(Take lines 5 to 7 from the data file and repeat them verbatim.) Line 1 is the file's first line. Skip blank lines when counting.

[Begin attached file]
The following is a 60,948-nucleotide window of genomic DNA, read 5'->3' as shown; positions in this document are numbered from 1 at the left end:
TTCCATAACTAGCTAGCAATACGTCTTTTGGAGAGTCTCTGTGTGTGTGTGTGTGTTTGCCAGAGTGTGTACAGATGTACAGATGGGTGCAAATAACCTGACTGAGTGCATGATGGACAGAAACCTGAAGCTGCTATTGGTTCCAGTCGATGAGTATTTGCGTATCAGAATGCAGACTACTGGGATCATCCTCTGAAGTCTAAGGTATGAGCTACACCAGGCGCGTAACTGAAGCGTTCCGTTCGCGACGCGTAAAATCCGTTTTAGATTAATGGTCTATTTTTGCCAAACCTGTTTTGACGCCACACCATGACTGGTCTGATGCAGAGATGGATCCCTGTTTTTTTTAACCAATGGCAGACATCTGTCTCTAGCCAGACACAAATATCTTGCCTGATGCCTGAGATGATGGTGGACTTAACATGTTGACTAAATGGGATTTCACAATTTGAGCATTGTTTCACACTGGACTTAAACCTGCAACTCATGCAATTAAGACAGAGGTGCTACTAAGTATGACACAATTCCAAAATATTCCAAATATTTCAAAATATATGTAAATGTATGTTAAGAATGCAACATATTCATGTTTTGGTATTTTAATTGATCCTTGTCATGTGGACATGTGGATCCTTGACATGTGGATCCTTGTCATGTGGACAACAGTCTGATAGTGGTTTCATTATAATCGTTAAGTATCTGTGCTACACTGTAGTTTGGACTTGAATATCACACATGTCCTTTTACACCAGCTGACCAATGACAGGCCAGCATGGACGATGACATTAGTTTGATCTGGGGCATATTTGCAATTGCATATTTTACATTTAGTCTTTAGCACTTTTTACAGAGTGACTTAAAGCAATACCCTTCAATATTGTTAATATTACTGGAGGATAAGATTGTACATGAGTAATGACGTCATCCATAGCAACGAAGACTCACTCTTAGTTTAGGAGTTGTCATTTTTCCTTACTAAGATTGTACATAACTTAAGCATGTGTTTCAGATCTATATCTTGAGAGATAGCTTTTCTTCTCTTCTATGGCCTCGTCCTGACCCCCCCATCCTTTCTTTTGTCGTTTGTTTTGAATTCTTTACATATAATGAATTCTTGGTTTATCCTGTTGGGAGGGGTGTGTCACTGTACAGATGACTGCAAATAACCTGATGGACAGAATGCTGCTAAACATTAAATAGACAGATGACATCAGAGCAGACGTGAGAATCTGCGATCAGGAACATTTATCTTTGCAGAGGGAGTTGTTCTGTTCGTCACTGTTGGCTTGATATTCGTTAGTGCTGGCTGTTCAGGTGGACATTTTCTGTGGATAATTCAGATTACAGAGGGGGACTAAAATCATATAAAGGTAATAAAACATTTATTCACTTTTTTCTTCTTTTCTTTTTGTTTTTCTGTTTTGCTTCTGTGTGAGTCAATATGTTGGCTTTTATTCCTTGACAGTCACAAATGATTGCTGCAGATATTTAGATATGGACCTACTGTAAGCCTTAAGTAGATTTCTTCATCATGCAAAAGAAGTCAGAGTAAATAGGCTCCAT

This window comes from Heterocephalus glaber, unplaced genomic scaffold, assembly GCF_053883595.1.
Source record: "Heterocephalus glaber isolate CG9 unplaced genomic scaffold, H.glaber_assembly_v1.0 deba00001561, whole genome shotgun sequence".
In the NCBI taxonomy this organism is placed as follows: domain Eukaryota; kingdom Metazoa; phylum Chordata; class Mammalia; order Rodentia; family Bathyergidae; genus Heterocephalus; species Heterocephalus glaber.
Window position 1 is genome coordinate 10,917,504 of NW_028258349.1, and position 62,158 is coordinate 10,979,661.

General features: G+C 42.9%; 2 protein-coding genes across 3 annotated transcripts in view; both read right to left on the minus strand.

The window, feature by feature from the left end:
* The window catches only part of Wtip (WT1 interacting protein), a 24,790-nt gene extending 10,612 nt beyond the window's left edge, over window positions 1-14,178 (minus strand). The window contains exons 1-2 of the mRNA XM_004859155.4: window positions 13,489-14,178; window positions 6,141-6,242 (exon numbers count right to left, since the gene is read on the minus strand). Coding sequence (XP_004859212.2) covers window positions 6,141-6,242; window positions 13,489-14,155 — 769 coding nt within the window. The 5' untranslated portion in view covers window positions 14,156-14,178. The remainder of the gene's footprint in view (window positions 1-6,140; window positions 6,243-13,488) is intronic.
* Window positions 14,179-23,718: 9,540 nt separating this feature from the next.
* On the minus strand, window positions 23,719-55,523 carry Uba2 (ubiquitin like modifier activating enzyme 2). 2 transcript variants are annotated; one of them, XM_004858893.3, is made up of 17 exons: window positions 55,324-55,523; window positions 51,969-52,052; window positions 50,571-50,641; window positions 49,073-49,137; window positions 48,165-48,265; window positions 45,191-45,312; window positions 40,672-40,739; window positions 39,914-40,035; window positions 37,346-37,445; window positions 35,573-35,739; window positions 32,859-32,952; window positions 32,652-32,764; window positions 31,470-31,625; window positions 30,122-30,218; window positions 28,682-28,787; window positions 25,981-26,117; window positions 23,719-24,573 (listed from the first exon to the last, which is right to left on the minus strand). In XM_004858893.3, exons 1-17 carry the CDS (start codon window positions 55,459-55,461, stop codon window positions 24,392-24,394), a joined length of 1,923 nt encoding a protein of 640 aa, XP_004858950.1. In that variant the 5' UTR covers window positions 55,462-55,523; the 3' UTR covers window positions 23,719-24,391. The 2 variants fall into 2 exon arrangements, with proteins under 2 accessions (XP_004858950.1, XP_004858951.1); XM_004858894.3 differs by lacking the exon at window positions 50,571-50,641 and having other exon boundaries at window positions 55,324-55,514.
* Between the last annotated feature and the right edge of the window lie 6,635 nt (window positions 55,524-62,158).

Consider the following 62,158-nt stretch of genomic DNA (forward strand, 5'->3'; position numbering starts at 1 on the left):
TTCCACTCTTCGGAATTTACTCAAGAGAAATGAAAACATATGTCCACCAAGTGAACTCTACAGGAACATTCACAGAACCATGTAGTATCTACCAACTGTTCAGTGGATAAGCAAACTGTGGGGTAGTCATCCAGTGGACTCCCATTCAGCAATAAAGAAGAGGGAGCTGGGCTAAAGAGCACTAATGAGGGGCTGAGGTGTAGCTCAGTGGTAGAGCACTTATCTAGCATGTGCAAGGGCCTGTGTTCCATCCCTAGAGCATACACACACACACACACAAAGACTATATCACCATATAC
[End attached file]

In the NCBI taxonomy this organism is placed as follows: domain Eukaryota; kingdom Metazoa; phylum Chordata; class Mammalia; order Rodentia; family Bathyergidae; genus Heterocephalus; species Heterocephalus glaber.
Window position 1 is genome coordinate 10,917,504 of NW_028258349.1, and position 62,158 is coordinate 10,979,661.

General features: G+C 42.9%; 2 protein-coding genes across 3 annotated transcripts in view; both read right to left on the minus strand.